Traffic police faces the problem of enforcing speed limits under restricted budget. Implementing high Enforcement Thresholds (ET) will ease the workload on the police but will also intensify the problem of speeding. We model this as a game between the police, which wish that drivers obey the speed limits and the drivers who wish to speed without getting caught. For the police we construct a multi-stage strategy in which at each stage the ET is randomized between low and high values. This confuses the drivers who now need to consider the worst case of low ET. We establish analytically and by simulations that this strategy gradually reduces the ET until it converges to the desired speed limit without increasing the workload along the process. Importantly, this method works even if the strategy is known to the drivers. We study the effect of several factors on the convergence rate of the process. Interestingly, we find that increasing the frequency of randomization is more effective in expediting the process than raising the average amount of fines.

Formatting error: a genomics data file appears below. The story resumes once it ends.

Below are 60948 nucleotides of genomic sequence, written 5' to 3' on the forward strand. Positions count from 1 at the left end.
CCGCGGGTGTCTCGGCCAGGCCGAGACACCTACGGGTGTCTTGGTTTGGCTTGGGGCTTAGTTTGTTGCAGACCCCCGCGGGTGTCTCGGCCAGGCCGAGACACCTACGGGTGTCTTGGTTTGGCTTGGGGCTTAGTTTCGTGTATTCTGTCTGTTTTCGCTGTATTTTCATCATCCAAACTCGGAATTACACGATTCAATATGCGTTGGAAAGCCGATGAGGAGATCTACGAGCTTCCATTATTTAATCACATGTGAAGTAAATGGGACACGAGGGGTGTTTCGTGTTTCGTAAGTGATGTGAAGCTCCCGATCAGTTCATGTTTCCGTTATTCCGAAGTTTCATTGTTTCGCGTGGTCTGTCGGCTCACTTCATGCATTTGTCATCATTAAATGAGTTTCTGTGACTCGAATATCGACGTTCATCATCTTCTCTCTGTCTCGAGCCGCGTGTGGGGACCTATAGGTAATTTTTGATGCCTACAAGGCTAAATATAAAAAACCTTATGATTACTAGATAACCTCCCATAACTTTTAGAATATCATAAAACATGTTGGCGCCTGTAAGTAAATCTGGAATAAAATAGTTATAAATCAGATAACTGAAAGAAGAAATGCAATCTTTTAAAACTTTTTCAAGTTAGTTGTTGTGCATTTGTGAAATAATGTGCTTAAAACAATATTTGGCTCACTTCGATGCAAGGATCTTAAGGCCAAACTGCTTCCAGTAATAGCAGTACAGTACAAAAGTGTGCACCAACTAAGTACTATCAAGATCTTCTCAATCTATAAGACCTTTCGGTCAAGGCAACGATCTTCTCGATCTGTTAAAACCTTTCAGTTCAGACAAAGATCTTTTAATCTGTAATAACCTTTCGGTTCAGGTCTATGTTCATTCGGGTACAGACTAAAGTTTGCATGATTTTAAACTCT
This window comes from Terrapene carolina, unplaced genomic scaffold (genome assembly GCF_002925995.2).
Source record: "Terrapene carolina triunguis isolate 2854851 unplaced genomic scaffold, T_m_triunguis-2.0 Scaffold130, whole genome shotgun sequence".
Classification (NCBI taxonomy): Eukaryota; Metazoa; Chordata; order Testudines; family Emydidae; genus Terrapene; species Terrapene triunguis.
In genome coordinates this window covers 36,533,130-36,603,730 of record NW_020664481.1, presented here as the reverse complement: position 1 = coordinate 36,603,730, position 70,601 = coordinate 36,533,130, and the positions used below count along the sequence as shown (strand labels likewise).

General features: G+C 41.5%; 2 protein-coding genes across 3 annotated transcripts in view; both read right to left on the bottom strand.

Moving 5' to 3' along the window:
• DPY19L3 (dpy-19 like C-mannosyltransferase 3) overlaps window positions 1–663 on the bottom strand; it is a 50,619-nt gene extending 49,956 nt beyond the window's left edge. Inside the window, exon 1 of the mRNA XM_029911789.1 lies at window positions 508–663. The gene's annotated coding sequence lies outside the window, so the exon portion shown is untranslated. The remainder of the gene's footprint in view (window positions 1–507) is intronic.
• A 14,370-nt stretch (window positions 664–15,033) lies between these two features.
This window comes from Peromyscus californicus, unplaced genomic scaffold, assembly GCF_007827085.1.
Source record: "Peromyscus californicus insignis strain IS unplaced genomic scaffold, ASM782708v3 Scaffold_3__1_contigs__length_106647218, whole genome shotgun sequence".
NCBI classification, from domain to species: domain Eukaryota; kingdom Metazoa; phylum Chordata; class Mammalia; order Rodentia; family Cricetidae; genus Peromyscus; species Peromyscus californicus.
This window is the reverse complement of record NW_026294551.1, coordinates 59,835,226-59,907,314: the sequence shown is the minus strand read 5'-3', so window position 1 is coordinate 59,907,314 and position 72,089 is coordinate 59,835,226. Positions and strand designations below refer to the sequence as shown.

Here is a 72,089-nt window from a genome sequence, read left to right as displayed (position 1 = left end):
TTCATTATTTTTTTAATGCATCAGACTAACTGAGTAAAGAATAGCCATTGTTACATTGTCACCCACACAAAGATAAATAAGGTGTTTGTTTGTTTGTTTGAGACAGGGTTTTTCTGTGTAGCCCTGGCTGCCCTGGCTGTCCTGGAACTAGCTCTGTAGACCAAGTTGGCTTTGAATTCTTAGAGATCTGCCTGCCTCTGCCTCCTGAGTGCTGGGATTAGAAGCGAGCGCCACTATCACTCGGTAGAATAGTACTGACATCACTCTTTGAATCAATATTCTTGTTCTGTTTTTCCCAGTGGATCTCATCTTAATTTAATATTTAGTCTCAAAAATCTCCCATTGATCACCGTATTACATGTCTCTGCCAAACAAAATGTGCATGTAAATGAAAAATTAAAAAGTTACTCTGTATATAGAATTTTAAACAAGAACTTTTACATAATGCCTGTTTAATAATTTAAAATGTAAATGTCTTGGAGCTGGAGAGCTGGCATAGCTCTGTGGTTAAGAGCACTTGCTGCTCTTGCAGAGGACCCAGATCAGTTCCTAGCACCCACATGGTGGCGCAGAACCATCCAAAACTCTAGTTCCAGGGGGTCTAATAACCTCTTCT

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The police may wish to avoid sanctions when the speed is too close to the speed limit. In this case b refers to the minimal value that the police consider for implementation.
Later we show that for “reasonable” (i.e. not too large) h, the process is bounded from below by b.
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Dreyfuss, M., Nowik, I. A puzzled driver is a better driver: enforcing speed limits using a randomization strategy. J Glob Optim 76, 645–660 (2020). https://doi.org/10.1007/s10898-018-0700-8